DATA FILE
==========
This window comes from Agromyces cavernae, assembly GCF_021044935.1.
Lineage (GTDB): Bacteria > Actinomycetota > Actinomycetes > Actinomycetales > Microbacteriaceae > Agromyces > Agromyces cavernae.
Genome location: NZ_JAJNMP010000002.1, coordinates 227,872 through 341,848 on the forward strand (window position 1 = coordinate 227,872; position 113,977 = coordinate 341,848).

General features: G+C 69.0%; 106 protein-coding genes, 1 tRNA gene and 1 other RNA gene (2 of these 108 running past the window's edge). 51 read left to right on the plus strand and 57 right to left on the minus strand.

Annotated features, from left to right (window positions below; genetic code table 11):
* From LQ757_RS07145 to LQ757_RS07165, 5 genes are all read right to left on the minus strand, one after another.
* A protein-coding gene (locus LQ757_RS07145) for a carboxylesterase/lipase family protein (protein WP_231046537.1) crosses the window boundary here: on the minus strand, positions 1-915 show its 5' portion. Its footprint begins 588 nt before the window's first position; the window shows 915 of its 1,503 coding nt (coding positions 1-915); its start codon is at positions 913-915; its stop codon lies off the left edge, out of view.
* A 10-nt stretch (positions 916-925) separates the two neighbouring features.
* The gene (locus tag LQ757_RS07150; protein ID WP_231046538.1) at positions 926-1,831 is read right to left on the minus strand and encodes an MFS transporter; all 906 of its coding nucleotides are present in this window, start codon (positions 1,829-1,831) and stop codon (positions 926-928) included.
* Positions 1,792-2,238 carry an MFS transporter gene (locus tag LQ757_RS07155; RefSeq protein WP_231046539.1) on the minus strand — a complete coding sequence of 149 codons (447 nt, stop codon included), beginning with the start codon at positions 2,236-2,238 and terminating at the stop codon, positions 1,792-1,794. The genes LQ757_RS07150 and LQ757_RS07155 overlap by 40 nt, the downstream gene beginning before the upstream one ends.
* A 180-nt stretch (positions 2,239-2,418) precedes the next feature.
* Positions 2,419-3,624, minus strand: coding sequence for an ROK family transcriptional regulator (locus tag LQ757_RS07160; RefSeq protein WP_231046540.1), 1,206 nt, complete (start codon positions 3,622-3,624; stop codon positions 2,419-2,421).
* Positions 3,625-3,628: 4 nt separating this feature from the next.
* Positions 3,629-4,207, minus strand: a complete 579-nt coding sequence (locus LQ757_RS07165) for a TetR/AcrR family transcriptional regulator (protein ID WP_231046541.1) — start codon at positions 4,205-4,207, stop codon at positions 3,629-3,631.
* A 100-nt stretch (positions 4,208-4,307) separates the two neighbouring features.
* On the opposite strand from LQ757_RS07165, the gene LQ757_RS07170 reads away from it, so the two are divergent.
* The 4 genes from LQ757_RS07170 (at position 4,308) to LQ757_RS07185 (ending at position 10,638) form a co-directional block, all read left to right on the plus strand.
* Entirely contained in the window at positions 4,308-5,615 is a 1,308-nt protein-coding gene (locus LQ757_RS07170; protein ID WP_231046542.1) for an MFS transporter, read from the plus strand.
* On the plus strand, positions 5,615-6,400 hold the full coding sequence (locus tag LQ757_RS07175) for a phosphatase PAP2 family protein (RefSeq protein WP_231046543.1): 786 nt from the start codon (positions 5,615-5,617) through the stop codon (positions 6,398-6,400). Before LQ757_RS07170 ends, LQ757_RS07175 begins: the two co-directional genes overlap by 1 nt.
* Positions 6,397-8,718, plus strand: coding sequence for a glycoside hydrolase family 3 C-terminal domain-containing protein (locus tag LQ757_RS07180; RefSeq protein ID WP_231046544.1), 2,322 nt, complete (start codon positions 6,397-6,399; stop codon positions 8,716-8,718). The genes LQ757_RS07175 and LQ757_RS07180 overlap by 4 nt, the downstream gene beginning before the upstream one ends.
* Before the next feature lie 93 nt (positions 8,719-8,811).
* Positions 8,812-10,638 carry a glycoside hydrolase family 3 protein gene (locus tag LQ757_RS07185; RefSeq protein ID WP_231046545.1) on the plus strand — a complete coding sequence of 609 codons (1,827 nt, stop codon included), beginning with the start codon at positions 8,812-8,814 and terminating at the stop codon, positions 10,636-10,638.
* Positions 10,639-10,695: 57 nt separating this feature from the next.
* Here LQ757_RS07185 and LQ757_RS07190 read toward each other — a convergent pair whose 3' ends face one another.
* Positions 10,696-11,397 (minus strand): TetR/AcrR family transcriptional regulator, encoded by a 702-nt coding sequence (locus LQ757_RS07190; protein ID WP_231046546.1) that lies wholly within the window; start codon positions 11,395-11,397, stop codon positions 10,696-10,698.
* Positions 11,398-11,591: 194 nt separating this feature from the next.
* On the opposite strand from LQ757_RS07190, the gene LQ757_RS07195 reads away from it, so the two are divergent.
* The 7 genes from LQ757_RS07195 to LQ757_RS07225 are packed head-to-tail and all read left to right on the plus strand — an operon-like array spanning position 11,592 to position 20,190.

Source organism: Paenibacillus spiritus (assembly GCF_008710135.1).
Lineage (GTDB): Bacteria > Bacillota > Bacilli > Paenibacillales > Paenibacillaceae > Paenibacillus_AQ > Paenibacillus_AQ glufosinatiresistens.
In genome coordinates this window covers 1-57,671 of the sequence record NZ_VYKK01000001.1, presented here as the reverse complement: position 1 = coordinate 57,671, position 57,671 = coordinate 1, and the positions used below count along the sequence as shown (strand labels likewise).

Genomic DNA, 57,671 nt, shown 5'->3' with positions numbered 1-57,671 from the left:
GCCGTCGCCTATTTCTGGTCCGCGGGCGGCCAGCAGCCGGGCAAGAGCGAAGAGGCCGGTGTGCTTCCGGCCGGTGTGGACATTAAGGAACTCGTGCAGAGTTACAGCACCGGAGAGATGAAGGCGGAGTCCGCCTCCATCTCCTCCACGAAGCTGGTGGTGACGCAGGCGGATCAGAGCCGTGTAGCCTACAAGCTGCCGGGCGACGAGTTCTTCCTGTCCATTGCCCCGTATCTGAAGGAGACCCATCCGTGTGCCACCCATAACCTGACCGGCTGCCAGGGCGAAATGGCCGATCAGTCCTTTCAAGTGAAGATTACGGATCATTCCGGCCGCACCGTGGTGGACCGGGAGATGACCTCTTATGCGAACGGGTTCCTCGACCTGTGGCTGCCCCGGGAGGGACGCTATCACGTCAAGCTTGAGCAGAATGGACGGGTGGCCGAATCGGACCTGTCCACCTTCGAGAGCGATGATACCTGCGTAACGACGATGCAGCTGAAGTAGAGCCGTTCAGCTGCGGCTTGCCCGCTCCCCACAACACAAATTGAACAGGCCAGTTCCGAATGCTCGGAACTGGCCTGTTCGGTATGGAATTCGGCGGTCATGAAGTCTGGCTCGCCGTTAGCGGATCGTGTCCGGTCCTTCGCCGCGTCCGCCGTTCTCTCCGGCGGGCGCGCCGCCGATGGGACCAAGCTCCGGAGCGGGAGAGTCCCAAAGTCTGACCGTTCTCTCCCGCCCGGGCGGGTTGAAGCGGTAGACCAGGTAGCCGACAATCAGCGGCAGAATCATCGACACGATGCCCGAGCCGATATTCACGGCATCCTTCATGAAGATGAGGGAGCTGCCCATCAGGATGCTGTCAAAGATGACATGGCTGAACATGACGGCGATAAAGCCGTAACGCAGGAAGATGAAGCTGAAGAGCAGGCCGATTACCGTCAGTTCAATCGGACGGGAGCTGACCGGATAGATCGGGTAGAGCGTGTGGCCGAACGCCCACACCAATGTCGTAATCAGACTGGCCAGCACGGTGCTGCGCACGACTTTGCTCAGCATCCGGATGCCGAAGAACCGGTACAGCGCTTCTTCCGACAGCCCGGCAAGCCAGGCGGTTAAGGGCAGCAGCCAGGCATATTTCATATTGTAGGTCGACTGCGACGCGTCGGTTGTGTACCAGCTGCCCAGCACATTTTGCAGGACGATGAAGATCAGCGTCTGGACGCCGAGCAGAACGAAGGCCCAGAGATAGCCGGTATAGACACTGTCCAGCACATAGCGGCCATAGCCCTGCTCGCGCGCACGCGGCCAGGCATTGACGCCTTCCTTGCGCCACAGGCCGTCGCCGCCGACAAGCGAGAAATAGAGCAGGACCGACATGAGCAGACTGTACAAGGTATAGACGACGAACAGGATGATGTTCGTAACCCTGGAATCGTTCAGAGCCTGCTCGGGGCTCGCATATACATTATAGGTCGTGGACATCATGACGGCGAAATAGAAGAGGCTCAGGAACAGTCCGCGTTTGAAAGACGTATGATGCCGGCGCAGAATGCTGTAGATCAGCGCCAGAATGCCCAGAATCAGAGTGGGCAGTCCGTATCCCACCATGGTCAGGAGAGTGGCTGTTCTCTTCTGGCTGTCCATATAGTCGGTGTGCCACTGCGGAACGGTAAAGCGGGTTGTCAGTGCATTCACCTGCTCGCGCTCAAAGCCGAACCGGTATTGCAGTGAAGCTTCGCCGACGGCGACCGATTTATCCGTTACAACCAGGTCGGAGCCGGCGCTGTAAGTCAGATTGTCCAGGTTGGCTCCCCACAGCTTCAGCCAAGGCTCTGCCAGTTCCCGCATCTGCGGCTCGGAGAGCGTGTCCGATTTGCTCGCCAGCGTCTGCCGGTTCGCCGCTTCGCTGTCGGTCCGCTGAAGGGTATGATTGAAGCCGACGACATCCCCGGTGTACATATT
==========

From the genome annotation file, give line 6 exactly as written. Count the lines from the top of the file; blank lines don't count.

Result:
* From LQ757_RS07145 to LQ757_RS07165, 5 genes are all read right to left on the minus strand, one after another.